Dariya Gratte

Dariya Gratte Artist Profile

Dariya Gratte – Artist – Ceramics & Paintings

Artist Statement

My work is a celebration of our amazing Western Australian coastline.

After completing a diploma at Claremont Collage of Fine Arts where I majored in painting, I furthered my artistic education by completing a traineeship in Ceramics.

Working from my home studio located in Gnarabup a small coastal town near Margaret River I produce functional but highly decorative ceramics and also paintings. My ceramics are hand thrown and decorated therefore no two pieces are exactly the same. I am constantly inspired by the intensity of colours, patterns and changing light within our amazing environment and endeavor to reflect this in my ceramics and paintings.


Fine Art – Claremont School of Art – Diploma Fine Art

Aprentership in Ceramics – Cowaramup Pottery

Certificate 3 Education Support- Margaret River TAFE Campus

Certificate 3 Painting – Margaret River TAFE Campus

Certificate 3 Drawing- Margaret River TAFE Campus

  • 1991 – 1995: Cowaramup Pottery- Glazing and painting ceramics
  • 1992 – 1994: Exhibiting Artist at Borranup Gallery
  • 1998 – 2001 Dilkes Hoffman Studio Ceramics- Glazing and painting      ceramics
  • 1999 – 2001 Margaret River Pottery- Potter, glazer and painting ceramics
  • 2013 -2016 Margaret River Gallery- Exhibiting artist in paint and ceramics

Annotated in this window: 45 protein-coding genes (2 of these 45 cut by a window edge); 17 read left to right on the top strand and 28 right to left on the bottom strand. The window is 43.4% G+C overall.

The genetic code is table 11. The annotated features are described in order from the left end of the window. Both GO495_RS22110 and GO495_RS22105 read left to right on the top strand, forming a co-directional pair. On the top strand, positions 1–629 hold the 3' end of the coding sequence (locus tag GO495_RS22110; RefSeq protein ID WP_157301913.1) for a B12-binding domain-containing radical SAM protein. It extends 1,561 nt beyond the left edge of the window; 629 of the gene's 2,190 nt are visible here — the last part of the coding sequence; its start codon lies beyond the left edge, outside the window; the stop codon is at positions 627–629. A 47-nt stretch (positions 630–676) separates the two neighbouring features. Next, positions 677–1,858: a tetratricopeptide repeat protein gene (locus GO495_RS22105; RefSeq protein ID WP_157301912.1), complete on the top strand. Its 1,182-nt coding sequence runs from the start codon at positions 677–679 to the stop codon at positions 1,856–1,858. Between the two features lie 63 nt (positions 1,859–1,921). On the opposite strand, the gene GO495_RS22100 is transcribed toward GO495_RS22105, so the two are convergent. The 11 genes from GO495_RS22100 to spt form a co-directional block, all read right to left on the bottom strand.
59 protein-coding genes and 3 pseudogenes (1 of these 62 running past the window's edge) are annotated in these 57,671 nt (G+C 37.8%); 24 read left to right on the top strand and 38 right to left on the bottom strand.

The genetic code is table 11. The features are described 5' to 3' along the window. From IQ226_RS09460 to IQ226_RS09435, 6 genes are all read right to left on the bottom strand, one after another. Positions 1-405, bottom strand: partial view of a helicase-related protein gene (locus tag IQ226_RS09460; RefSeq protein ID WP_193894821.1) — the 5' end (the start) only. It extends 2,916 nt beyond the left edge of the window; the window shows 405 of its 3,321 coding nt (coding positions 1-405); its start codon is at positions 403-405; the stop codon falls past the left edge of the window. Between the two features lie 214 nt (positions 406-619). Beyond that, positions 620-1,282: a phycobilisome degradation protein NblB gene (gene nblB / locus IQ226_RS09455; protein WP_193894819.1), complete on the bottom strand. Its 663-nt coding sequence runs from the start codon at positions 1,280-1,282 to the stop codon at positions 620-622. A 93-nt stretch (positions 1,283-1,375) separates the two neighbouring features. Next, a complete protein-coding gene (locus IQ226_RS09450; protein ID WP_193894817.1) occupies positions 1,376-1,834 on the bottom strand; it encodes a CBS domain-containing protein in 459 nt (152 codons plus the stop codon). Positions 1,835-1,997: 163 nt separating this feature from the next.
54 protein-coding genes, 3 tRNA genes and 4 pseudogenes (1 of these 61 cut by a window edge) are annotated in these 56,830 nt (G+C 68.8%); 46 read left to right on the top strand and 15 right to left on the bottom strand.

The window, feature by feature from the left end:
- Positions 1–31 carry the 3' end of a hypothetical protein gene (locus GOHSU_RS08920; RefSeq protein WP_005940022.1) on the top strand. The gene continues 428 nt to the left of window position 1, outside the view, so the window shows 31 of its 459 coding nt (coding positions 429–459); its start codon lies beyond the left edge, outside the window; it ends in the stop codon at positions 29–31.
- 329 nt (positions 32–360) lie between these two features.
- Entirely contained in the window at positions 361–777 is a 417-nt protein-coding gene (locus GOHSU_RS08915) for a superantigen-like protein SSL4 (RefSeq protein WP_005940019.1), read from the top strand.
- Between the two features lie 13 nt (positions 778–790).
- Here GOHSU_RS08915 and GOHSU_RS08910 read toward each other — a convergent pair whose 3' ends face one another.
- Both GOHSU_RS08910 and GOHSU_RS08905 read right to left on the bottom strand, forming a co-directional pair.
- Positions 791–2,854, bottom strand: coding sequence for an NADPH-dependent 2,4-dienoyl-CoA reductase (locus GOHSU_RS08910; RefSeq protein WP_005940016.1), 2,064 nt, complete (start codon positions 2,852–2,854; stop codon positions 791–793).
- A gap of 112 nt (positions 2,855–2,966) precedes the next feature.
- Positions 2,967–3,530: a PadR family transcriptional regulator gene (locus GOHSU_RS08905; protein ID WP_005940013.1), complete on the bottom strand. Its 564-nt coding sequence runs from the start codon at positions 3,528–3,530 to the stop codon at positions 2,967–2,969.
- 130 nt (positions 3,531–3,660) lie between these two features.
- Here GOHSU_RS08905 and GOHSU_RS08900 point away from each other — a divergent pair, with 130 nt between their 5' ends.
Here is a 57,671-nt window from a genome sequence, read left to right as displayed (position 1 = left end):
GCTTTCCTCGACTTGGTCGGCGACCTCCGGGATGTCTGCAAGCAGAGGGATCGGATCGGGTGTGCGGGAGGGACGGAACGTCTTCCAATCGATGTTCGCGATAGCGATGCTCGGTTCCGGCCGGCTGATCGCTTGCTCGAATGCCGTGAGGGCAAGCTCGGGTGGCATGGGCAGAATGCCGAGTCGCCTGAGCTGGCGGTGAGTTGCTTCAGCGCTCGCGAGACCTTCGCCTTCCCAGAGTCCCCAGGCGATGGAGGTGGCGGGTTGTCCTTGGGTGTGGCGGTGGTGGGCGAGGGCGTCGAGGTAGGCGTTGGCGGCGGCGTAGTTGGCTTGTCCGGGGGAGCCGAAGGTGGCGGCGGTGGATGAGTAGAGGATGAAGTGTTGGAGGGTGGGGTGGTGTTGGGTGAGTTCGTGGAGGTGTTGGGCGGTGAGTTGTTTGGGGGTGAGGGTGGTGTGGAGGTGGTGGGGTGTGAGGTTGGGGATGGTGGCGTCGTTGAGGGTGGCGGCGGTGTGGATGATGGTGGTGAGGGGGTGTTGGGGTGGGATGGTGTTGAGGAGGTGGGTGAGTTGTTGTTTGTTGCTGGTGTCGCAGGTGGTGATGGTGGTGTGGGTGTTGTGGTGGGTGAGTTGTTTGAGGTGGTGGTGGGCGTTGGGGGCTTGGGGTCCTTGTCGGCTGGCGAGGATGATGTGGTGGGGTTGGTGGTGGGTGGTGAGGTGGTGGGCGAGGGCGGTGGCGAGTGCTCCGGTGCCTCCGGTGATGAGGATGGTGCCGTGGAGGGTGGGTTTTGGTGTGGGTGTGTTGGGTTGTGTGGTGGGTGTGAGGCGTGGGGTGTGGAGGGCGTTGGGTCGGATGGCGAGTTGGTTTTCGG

• 2014 – ‘30 x 30 Exhibition’, Margaret River Gallery
  • 2015 – 2016 Aspects of Kings Park Gallery – Exhibiting Ceramics
  • 2016 – Margaret River Open Studio’s
  • 2016 – ‘Designs in Nature’ Exhibition Payet Gallery
  • 2016 – ‘Soup for Soup Bowls’ charity exhibition Hale Grammar School
  • 2016 – ongoing exhibition and sales at JahRoc Galleries, Margaret River, WA


Mishima Technique

Mishima is a technique used to decorate ceramics, which dates back to Koryo Period (935-1392 AD}. The technique reached stunning heights in the 12th and 13th century.

Mishima is a technique of inlaying slip, under glaze, or even clay into a contrasting clay body, the main clay body of the pottery piece. This technique allows for extremely fine, intricate design work with hard, sharp edges that can be difficult to reliably replicate in any other way.

In my practice I have researched this beautiful and ancient technique and developed a method of Mishima that works for me. Each of my works is hand thrown on a pottery wheel, and then paint with a slip the surface is then incised to reveal the clay body beneath. The grooves are then filled with a contrasting slip when dry the works are then bisque fired to 900c. Then clear glazed and fired again to 1100c to bring out the wonderful colours hidden in the slip. I use white earthenware clay the colours and pattern that I have develop are a reflection of my wonderful coastal environment.

Sea Urchins

My morning beach walks were there are always new treasures to be discovered inspires my Sea urchin series.

They are made from earthenware clay and hand thrown on a pottery wheel the decoration is then applied. A slip glaze is used to cover the surface of the clay then the fine dots are painted with a paintbrush. The pots are left to dry then bisect fired then coloured glaze is applied to the inside of the pot and then fired again to 1100C.